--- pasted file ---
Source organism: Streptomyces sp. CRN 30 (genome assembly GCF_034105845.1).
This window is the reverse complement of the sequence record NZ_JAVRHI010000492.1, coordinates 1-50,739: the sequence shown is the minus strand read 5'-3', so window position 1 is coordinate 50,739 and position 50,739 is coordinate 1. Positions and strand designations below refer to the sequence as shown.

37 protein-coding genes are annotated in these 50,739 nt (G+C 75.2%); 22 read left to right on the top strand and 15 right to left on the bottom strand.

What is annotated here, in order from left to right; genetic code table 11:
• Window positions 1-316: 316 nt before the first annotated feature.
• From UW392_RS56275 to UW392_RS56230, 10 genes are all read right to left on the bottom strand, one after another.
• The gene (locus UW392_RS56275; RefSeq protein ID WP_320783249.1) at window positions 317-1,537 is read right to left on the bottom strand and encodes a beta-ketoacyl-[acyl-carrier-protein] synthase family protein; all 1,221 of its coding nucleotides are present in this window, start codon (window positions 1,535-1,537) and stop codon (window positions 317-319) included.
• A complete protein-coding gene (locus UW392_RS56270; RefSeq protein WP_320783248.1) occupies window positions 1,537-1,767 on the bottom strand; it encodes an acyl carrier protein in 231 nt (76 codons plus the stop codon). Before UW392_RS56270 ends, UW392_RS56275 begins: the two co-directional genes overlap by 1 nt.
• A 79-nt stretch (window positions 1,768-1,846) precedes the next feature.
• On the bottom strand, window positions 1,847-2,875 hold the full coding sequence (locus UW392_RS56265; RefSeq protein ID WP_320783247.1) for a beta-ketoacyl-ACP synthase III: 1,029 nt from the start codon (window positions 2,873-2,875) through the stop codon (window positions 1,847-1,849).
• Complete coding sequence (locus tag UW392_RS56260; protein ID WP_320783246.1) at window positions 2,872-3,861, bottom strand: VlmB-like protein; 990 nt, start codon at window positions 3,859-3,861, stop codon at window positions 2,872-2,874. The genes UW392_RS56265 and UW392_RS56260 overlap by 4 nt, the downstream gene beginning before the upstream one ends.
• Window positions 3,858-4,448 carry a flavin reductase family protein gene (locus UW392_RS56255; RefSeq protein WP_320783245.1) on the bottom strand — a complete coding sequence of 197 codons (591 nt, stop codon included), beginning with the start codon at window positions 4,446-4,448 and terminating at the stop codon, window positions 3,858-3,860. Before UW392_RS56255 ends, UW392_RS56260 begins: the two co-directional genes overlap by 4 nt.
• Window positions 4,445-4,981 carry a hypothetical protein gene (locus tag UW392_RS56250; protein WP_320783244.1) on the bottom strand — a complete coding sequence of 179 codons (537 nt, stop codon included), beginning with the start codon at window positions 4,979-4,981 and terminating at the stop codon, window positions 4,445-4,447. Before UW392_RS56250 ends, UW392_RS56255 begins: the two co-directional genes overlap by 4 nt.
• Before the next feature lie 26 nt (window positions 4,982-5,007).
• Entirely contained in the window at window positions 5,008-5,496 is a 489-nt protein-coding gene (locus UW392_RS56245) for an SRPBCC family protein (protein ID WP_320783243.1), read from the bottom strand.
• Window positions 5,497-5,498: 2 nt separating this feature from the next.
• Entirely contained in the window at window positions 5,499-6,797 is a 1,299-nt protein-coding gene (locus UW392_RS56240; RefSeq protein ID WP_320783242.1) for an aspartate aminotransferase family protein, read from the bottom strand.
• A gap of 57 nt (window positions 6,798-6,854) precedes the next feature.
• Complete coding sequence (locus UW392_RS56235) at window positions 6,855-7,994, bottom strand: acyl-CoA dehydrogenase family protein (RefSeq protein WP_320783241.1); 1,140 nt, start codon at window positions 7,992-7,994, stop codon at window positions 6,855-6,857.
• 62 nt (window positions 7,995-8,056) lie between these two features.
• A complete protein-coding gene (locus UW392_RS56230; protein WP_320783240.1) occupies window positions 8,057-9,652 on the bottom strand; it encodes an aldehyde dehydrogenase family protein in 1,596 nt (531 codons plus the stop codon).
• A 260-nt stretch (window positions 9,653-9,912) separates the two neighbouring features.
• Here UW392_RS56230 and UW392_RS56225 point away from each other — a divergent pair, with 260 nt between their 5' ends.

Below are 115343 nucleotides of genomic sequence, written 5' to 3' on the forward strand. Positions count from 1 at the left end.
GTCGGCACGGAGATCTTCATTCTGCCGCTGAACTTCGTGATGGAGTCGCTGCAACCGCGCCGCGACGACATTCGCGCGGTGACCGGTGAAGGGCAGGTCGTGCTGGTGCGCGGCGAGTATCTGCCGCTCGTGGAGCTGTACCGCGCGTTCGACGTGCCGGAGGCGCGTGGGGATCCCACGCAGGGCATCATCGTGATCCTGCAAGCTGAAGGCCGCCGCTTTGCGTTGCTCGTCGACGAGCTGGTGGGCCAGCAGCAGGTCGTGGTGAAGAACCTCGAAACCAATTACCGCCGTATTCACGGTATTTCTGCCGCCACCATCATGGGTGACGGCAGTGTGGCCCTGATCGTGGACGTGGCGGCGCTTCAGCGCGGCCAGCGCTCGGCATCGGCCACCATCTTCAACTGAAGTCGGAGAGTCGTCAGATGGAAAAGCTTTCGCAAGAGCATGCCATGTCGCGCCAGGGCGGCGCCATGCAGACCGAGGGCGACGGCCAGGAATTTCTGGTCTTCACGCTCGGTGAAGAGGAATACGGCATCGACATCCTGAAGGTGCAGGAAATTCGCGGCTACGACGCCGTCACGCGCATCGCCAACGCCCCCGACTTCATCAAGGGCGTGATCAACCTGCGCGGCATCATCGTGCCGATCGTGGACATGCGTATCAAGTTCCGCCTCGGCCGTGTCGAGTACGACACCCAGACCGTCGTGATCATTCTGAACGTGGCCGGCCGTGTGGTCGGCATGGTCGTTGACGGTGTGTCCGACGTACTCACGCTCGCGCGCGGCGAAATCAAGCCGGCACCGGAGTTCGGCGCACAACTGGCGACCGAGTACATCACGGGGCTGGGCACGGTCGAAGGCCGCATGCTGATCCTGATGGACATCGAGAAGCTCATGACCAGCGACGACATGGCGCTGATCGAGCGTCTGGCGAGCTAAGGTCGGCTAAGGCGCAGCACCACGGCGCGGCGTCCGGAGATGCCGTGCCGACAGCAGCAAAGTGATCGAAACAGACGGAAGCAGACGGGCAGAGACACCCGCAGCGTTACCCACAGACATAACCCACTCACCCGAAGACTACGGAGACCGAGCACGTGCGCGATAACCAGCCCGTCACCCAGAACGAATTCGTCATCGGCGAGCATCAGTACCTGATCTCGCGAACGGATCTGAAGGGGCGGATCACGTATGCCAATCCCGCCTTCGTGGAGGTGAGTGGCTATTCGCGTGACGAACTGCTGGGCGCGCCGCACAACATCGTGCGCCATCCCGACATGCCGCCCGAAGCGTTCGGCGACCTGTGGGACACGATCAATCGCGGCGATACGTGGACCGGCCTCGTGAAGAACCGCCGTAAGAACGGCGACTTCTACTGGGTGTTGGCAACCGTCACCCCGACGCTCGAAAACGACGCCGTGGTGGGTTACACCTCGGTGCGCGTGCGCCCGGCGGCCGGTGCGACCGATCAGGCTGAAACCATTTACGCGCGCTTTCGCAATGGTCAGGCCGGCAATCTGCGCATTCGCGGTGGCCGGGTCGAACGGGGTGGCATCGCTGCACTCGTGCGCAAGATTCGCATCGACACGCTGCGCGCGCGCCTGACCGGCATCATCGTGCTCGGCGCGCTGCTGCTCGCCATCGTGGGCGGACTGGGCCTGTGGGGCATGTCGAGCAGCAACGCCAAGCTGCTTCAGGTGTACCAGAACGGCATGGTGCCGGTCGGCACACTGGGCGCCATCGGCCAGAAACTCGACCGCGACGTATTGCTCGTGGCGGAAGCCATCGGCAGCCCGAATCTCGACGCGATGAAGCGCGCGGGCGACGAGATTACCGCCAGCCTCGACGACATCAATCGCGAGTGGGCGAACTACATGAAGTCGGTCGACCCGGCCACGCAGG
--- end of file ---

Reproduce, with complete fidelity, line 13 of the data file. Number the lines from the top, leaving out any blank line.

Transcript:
• Window positions 4,445-4,981 carry a hypothetical protein gene (locus tag UW392_RS56250; protein WP_320783244.1) on the bottom strand — a complete coding sequence of 179 codons (537 nt, stop codon included), beginning with the start codon at window positions 4,979-4,981 and terminating at the stop codon, window positions 4,445-4,447. Before UW392_RS56250 ends, UW392_RS56255 begins: the two co-directional genes overlap by 4 nt.